Partially this is wrong because of the above; it’s not any pledge of allegiance that saves, but rather the living out of the acceptance of salvation. Further, this is not accepting a master in an earthly sense where one is property to another’s benefit, but rather living in according with the one who made us and therefore being ourselves to the maximum extent possible given the nature he gave us.
so he can remove
Salvation is positive, not negative. Sin is itself a privation, that is, a deprivation of part of our reality as a human being. Sin does not have a reality to itself; it is like a shadow. The act of salvation is the act of repairing us—of restoring to us that part of ourself which we have destroyed through sin.
an evil force
Sin—original or otherwise—is not an evil force. It is a diminishment of the person. It is a warping, a twisting, of that which is straight just like a broken arm is not something being added to the arm but something being removed from it. Original sin, specifically, is a hereditary problem in that one can’t give what one hasn’t got, and so a lack of perfection is passed on. This is often talked about in a positive way simply because our language works better that way; this is the same way we talk about the “shape” of a shadow despite the fact that it is the light around the shadow which has a shape, not the shadow itself.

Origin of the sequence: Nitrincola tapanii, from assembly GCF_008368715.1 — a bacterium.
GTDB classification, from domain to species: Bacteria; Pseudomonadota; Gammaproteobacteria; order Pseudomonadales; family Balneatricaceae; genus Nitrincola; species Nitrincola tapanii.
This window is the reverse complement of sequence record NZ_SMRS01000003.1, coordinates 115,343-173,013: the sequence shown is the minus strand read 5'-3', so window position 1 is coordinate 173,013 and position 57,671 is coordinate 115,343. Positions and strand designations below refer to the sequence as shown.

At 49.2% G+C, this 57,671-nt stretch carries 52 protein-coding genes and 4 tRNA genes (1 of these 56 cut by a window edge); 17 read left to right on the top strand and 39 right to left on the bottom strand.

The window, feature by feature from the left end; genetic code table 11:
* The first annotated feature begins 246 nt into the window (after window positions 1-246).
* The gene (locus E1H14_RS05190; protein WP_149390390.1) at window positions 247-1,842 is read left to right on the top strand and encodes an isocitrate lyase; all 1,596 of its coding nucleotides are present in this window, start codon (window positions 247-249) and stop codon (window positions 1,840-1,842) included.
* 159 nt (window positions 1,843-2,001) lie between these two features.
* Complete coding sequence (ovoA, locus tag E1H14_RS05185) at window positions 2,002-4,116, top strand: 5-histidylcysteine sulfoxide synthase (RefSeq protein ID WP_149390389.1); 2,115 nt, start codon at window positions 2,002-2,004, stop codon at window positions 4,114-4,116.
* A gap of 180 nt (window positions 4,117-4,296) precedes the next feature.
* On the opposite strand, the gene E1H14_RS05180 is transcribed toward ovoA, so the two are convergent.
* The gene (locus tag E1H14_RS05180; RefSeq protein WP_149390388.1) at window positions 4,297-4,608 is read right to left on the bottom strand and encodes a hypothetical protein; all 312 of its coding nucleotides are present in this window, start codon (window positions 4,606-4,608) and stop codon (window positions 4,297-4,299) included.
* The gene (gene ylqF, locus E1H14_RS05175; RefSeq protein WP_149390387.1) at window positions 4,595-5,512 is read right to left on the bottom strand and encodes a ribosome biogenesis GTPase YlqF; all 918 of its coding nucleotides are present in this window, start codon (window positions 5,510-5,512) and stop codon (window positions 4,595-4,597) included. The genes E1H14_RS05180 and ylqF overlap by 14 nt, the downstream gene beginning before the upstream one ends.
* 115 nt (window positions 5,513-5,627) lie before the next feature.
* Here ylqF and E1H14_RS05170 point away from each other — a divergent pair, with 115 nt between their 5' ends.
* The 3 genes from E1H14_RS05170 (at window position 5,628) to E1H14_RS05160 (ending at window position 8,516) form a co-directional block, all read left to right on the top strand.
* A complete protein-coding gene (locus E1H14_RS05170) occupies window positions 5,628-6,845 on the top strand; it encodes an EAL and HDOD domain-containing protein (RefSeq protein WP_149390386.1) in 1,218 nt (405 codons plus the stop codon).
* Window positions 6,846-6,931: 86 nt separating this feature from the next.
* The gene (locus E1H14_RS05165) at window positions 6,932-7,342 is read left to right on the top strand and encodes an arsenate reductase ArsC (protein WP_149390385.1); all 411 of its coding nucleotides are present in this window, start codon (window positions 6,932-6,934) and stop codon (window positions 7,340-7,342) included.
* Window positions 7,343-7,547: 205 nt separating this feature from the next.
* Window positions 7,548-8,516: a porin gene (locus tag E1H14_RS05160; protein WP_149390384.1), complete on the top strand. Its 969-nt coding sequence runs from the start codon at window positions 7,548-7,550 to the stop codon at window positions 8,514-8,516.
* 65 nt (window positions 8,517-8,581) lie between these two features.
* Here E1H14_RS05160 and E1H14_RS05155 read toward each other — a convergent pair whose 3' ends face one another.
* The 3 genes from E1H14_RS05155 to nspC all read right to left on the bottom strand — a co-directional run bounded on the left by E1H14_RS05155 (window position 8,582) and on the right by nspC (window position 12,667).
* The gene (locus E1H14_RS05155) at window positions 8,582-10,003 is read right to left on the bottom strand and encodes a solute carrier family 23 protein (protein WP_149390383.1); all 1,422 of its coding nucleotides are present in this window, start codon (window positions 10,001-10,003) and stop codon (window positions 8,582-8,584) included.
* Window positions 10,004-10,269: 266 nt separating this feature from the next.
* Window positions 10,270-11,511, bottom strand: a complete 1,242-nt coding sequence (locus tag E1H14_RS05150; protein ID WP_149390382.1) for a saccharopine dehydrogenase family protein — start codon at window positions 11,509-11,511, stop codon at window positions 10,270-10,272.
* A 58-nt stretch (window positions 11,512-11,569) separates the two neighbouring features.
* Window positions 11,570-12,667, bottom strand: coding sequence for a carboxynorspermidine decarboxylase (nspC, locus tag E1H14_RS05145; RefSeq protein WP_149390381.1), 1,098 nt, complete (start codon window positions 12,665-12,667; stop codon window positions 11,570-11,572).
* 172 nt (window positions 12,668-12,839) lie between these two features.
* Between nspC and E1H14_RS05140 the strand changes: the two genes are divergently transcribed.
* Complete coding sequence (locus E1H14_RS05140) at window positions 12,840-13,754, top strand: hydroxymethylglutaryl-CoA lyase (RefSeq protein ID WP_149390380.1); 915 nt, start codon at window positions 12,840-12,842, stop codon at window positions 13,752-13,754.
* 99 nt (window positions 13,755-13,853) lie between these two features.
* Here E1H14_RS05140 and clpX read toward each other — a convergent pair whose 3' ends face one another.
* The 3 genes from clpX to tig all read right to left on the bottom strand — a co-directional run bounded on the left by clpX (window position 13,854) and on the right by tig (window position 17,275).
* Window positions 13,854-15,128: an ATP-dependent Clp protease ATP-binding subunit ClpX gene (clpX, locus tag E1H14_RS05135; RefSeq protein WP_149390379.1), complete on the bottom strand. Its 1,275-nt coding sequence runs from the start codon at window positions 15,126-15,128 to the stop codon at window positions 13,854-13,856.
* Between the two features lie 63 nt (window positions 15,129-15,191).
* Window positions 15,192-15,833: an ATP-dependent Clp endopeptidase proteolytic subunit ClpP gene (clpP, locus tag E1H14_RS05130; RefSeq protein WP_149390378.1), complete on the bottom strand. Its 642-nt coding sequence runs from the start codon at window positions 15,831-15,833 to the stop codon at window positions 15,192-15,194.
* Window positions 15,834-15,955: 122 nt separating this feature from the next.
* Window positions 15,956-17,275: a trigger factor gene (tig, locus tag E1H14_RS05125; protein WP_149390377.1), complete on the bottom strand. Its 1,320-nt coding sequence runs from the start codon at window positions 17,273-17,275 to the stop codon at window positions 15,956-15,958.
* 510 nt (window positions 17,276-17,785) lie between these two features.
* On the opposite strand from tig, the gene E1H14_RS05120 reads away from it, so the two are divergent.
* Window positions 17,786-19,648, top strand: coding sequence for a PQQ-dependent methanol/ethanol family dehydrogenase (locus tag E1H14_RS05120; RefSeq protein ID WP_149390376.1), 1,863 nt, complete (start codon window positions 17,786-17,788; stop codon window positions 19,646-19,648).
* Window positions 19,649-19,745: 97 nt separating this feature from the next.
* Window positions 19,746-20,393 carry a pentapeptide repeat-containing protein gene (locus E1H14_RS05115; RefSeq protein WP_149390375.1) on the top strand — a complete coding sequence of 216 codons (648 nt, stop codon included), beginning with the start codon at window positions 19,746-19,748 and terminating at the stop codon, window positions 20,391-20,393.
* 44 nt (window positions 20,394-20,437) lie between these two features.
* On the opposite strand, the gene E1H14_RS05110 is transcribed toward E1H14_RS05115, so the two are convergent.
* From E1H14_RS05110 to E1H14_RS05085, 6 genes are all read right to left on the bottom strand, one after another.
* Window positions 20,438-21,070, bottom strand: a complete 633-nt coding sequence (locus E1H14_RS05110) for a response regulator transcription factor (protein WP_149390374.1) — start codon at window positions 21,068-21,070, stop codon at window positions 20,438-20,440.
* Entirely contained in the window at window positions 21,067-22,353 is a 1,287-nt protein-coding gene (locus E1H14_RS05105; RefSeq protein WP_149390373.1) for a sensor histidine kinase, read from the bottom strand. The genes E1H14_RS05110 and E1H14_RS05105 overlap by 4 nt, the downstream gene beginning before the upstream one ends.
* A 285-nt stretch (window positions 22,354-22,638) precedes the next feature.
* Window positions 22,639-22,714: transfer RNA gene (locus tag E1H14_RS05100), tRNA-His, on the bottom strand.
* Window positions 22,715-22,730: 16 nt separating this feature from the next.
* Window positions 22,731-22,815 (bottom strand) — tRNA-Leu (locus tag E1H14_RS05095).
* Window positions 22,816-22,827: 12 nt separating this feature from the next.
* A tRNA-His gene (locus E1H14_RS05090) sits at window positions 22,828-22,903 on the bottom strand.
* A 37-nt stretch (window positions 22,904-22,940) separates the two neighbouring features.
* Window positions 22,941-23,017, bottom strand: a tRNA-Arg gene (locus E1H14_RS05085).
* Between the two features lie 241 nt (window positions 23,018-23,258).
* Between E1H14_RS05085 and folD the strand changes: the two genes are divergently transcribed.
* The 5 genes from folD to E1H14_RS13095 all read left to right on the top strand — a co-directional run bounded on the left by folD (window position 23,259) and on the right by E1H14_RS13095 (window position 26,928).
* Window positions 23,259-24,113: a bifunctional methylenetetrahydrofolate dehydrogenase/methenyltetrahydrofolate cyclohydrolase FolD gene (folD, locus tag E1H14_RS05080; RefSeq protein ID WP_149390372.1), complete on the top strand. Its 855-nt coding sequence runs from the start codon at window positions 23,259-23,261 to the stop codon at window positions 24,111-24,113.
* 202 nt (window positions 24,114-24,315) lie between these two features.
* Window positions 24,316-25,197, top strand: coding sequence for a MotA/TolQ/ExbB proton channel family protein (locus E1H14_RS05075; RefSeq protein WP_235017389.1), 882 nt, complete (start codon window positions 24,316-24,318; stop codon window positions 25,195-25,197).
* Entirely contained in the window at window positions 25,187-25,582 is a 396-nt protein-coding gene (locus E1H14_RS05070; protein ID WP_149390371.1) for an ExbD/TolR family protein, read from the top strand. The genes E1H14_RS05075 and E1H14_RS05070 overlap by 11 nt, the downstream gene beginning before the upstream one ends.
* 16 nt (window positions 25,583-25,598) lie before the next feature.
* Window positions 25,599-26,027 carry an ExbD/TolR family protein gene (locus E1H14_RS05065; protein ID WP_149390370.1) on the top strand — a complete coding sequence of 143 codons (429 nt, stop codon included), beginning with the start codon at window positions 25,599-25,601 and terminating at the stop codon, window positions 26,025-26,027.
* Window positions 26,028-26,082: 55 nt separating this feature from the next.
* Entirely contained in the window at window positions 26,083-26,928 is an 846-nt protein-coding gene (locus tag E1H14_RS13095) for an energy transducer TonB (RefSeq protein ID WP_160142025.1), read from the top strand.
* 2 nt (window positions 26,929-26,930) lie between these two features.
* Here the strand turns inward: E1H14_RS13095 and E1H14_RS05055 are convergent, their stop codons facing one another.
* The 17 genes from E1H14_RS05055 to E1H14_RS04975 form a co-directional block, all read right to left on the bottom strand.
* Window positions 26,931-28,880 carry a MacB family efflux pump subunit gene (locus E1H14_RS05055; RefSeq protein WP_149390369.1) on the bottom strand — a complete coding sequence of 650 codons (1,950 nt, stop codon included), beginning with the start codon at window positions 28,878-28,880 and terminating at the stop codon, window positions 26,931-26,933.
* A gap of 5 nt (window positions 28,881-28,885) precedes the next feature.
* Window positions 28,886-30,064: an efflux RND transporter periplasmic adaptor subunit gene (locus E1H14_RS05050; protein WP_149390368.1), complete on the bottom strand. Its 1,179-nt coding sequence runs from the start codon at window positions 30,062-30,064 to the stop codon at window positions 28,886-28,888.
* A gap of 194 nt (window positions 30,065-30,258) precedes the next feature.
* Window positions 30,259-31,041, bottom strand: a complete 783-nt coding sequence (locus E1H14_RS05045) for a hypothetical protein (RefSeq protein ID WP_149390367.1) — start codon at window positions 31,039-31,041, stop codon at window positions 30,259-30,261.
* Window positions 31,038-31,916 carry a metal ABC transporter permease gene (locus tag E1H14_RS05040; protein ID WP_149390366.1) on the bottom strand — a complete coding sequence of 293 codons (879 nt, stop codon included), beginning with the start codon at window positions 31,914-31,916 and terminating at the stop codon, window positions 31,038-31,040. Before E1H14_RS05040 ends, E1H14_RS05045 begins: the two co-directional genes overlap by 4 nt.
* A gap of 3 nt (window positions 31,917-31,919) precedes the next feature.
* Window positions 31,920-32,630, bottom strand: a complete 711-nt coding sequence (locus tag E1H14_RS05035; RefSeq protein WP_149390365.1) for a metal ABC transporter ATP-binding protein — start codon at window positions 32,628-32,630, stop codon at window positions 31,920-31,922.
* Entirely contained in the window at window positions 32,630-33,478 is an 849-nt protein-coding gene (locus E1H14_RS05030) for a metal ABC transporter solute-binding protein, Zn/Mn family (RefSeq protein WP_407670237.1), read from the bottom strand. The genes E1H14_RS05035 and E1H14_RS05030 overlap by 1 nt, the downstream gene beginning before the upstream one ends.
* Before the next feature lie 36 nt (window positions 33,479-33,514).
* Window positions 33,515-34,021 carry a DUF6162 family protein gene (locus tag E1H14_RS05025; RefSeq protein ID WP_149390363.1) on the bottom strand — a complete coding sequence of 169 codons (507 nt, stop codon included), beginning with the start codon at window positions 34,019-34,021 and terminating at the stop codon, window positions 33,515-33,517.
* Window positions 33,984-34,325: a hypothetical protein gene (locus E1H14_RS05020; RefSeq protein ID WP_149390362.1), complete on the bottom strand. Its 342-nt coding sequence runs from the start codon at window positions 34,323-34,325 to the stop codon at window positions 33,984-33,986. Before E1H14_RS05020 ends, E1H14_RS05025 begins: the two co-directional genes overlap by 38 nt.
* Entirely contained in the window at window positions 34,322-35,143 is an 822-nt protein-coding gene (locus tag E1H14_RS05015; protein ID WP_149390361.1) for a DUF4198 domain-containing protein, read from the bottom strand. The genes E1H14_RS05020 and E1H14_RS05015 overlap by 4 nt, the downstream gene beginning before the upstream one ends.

from your soul
Again, salvation is the adding to you of that perfection which is missing, not a removal of something which was added.
that is present in humanity because a rib-woman
All women have ribs. I presume this is meant to refer to a literal reading of the book of Genesis as if it were a historical-biological textbook. It isn’t, stop doing that. It refers to God walking in the cool of the evening. God doesn’t have a body. It refers to God asking where Adam and Eve are. God knows everything. This is mythology, not a type of textbook that wouldn’t exist for thousands of years. It was describing important things, not irrelevant details. Our modern fixation on irrelevant details to the exclusion of wisdom produces nothing but misreadings when applied to anything written before several hundred years ago and many things written since. Limit your reading of books as if they are biology textbooks to actual biology textbooks.
was convinced by a talking snake
See above; the serpent is generally understood to represent spiritual powers that wish us harm, such as Satan.
to eat from a magical tree.
Magic has absolutely nothing to do with it. Again, reading the book of Genesis as if you are reading a modern biology textbook is just trying to misunderstand it. The tree in question is the tree of knowledge of good and evil. Now, what happens when you eat something? It becomes a part of you. To make good and evil a part of you means that you are doing evil. Talking about “eating from a magic tree” is on the level of reading a cartoon book made for kindergarteners. The story of the fall of man in Genesis talks about how human beings chose evil over perfection when tempted by powers which deceived them. It’s a richly complex story the exegesis of which takes many pages, but to talk about “a magical tree” is to utterly and completely misunderstand it, worse than to think that evolution is about “survival of the fittest” as if that means “everything gets bigger, smarter, faster, and stronger all the time”. It’s a complete misunderstanding on the level of a children’s cartoon book. If you can read this blog post, you can do better than that.